Although originally intended as ferries, the Hurtigruten ships have for several decades now operated also as cruise ships, albeit quite low-key ones, and consequently offer a range of excursions from each of the major ports at which they call. A brochure in your cabin will describe them all, and you can book the ones you fancy at the tour desk on deck four. Usually you have to book by about lunch time on the previous day, but we found that we were able to book a tour for the day after our arrival on board even though we had missed the stated deadline and I think if there is room they will always try to accommodate extras – after all, it’s more income for them.
I thought the tours were quite pricy for what you get, but travelling in winter makes it hard to reach some of the places by any other means. For instance, the tour we did to the North Cape was the only possible way to get there, as between 1st November and 30th April there is just one bus a day from Honningsvåg which leaves at 12.30, earlier than we docked. On the other hand, we didn’t see much point in doing the tour of Hammerfest, since the ship docks right in town and it was easy to just walk around on our own.
At each port there is usually a choice of between two and four options for excursions. On the leg of the voyage that we did, Tromsø to Kirkenes and return, we could choose from:
In Honningsvåg – the North Cape (which we did) or a snowmobile trip
In Kirkenes – the Russian border, the Snowhotel (we did this one) or husky sledging. Later the same day snow-mobiling was offered, but that was cancelled due to poor weather
In Hammerfest – a tour of the town and nearby viewpoints
In summer there is a much wider range of tours available. In our experience the tours were well-organised and well-guided, but as I said, not cheap, so I would recommend just doing a few that really appeal to you.
Next tip: the first of the two excursions we did, to the North Cape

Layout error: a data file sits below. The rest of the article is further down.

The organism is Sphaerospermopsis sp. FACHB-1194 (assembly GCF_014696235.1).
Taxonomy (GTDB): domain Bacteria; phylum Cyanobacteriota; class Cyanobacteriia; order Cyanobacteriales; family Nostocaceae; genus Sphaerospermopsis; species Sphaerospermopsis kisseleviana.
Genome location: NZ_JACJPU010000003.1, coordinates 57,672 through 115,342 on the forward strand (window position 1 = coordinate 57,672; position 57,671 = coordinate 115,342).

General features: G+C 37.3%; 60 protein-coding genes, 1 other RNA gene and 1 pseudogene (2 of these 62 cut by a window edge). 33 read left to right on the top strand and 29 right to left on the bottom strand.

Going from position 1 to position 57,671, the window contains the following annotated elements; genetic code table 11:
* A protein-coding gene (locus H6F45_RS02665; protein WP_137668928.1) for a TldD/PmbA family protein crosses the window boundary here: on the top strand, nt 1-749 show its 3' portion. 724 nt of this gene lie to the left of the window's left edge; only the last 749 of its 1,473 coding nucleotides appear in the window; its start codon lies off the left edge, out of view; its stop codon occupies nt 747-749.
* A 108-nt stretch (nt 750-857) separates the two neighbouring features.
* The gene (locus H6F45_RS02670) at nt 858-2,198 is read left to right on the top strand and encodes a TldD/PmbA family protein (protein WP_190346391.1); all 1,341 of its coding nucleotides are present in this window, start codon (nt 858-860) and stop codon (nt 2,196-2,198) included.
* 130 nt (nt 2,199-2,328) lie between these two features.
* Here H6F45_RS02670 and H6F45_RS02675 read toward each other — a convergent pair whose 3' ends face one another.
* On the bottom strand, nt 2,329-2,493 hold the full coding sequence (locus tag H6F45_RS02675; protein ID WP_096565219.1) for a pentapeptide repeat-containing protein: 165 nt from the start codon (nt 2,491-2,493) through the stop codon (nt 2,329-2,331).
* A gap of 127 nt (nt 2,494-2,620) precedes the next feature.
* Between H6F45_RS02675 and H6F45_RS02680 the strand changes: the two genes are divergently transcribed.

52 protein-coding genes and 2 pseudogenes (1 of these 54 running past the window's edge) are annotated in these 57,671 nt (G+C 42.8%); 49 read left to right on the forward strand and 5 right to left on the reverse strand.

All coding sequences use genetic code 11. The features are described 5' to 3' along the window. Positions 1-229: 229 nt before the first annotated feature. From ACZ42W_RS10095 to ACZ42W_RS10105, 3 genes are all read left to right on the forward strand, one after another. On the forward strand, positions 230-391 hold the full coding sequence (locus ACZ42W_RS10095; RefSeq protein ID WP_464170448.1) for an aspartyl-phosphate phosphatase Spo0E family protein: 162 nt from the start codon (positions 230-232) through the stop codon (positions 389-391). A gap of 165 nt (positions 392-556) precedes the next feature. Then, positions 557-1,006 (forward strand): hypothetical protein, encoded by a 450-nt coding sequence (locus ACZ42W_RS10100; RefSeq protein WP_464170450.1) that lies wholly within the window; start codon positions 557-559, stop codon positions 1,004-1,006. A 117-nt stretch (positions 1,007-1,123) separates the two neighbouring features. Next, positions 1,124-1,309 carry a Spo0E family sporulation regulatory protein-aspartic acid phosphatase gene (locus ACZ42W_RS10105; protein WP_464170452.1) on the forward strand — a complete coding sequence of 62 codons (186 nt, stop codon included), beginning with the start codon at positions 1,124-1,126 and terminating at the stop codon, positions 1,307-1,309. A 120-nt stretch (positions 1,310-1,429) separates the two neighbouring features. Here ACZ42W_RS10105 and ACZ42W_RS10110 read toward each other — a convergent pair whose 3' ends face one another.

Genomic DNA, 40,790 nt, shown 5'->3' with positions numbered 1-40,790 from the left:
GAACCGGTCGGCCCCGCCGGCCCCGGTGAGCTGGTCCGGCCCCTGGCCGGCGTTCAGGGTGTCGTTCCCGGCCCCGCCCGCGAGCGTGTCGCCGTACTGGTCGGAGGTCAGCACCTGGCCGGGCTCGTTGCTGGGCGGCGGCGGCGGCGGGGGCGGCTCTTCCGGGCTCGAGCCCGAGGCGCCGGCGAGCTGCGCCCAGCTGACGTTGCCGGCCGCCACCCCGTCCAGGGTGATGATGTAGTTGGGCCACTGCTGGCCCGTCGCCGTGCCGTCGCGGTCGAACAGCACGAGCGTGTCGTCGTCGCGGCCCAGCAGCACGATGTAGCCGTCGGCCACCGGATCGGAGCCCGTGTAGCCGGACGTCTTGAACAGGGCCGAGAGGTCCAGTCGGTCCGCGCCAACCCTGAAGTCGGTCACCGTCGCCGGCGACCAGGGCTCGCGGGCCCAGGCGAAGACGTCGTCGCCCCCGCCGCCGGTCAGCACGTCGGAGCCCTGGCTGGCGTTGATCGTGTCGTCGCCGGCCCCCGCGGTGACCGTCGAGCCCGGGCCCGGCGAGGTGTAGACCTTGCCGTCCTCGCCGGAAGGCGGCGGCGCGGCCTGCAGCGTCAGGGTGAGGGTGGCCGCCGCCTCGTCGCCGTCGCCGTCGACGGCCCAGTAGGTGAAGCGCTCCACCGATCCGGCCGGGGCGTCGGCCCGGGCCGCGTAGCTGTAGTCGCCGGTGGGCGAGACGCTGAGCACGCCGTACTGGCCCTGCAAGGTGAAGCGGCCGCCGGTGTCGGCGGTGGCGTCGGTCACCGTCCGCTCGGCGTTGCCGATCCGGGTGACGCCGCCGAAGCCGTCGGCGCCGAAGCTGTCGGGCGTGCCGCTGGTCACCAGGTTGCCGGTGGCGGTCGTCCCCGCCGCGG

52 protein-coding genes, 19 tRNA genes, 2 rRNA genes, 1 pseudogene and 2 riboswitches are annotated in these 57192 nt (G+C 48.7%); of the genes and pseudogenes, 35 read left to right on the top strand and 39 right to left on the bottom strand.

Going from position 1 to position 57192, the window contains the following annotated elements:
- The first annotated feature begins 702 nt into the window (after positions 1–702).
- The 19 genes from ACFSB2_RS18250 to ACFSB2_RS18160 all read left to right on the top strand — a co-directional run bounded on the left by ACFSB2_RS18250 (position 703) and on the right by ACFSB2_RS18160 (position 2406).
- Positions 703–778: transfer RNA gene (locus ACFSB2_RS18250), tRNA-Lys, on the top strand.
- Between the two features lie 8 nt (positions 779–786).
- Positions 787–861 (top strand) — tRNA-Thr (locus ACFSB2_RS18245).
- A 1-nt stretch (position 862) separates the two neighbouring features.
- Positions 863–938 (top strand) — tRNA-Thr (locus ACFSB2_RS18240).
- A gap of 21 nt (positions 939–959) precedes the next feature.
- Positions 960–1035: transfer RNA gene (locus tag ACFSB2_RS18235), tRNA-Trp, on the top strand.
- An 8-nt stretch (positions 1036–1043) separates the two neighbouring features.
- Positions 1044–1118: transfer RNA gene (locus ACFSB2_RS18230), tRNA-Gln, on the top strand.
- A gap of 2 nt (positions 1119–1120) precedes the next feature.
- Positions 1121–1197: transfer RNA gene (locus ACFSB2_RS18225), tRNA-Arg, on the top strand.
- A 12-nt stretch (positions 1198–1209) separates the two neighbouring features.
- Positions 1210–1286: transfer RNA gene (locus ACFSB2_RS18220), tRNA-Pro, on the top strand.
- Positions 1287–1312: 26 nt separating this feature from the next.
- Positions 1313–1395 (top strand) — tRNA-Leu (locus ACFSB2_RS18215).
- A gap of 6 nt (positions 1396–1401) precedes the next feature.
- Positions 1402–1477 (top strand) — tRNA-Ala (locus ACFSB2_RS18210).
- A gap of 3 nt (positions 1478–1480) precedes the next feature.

The other excursion we did from the Hurtigruten ship was a visit to the Snowhotel in Kirkenes. The hotel is just a short ride from the town (I was surprised at how close it was, in fact, as I’d imagined it to be in the depths of the country) and can be visited for a tour, so if you are curious about such places but have no wish to sleep in such freezing conditions, this is a good opportunity.
On arrival at the hotel we were taken into the main part, all constructed from snow, and welcomed with an ice cold crowberry shot, locally known as ”Rudolf’s Revenge”, in the bar. Our guide told us something about the hotel’s construction and design. We learned that despite being surrounded by snow, the stuff used to build the hotel is made artificially – that way they can control the consistency, as it has to be able to be packed very tightly, and can be sure to have enough. We were also told that the rooms are made by inflating huge balloons and packing the snow around, then bursting the balloons to leave the rounded shape. Each year it is built anew and a different theme chosen for the decorations – this year it was trolls. Then we were free to walk down the two corridors that lead from the bar and peer into as many of the bedrooms as we chose. One corridor had the rooms with the “troll” theme, while the other had rooms with a cinema theme.
When we got back to the bar the guide took us out to meet the reindeer and huskies. Another tour option from the ship had been husky-sledging, and those of our fellow passengers who had chosen that option were here, taking their turn to ride behind the dogs on the frozen lake. We went into the large pen where the dogs not working are kept. They were very friendly – we were warned that they would probably jump up to make friends so not to go in if that would bother us.
We then went into the cosy restaurant, a round wooden building with a lovely warm fire at the centre. Here we were served with warm fruit juice and a local treat – a reindeer sausage wrapped in a sort of pancake. We were then free for a while to wander around – we could go back to take more photos of the reindeer, or back into the Snowhotel itself, or into the small gift-shop. Or of course stay in the warmth of the restaurant! We had time for a bit of all of these, appreciating the relaxed nature of the tour and the chance to take all the photos we wanted.
On our way back to the ship our bus detoured through Kirkenes, so we could see a little of the town.
I thought that this tour was much better value than the previous day’s trip to the North Cape. It was about the same length but cost around half the price (£53), and included the snack in the restaurant.
Next tip: a closer look at those reindeer